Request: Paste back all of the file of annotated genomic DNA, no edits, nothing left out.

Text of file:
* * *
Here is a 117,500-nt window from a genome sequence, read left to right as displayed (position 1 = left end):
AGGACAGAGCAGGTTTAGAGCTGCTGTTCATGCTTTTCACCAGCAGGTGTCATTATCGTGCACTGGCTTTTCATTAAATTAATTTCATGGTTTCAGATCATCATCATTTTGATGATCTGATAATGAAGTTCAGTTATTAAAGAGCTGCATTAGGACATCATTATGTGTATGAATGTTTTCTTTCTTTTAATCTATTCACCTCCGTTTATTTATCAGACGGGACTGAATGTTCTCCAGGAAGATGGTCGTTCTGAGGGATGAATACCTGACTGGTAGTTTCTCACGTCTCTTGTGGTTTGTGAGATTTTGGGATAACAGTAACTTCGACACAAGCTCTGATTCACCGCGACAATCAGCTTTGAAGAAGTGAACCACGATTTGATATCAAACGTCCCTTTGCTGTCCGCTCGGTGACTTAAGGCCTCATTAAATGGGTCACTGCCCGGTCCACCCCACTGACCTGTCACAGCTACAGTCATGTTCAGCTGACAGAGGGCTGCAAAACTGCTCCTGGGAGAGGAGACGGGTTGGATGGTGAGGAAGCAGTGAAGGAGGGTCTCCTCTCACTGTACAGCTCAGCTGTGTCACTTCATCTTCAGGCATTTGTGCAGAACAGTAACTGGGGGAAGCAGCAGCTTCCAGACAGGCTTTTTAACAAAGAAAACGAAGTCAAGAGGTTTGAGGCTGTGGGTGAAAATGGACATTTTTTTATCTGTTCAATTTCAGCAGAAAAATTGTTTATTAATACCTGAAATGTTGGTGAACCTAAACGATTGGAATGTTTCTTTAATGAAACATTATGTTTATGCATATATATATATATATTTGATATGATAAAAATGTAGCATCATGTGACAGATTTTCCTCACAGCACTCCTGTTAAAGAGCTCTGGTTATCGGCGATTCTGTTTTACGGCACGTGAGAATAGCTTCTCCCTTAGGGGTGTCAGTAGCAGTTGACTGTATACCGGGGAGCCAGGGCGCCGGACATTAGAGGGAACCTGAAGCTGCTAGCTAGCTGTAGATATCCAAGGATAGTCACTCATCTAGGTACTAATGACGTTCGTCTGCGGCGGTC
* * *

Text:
Here is a 117,500-nt window from a genome sequence, read left to right as displayed (position 1 = left end):
AGGACAGAGCAGGTTTAGAGCTGCTGTTCATGCTTTTCACCAGCAGGTGTCATTATCGTGCACTGGCTTTTCATTAAATTAATTTCATGGTTTCAGATCATCATCATTTTGATGATCTGATAATGAAGTTCAGTTATTAAAGAGCTGCATTAGGACATCATTATGTGTATGAATGTTTTCTTTCTTTTAATCTATTCACCTCCGTTTATTTATCAGACGGGACTGAATGTTCTCCAGGAAGATGGTCGTTCTGAGGGATGAATACCTGACTGGTAGTTTCTCACGTCTCTTGTGGTTTGTGAGATTTTGGGATAACAGTAACTTCGACACAAGCTCTGATTCACCGCGACAATCAGCTTTGAAGAAGTGAACCACGATTTGATATCAAACGTCCCTTTGCTGTCCGCTCGGTGACTTAAGGCCTCATTAAATGGGTCACTGCCCGGTCCACCCCACTGACCTGTCACAGCTACAGTCATGTTCAGCTGACAGAGGGCTGCAAAACTGCTCCTGGGAGAGGAGACGGGTTGGATGGTGAGGAAGCAGTGAAGGAGGGTCTCCTCTCACTGTACAGCTCAGCTGTGTCACTTCATCTTCAGGCATTTGTGCAGAACAGTAACTGGGGGAAGCAGCAGCTTCCAGACAGGCTTTTTAACAAAGAAAACGAAGTCAAGAGGTTTGAGGCTGTGGGTGAAAATGGACATTTTTTTATCTGTTCAATTTCAGCAGAAAAATTGTTTATTAATACCTGAAATGTTGGTGAACCTAAACGATTGGAATGTTTCTTTAATGAAACATTATGTTTATGCATATATATATATATATTTGATATGATAAAAATGTAGCATCATGTGACAGATTTTCCTCACAGCACTCCTGTTAAAGAGCTCTGGTTATCGGCGATTCTGTTTTACGGCACGTGAGAATAGCTTCTCCCTTAGGGGTGTCAGTAGCAGTTGACTGTATACCGGGGAGCCAGGGCGCCGGACATTAGAGGGAACCTGAAGCTGCTAGCTAGCTGTAGATATCCAAGGATAGTCACTCATCTAGGTACTAATGACGTTCGTCTGCGGCGGTC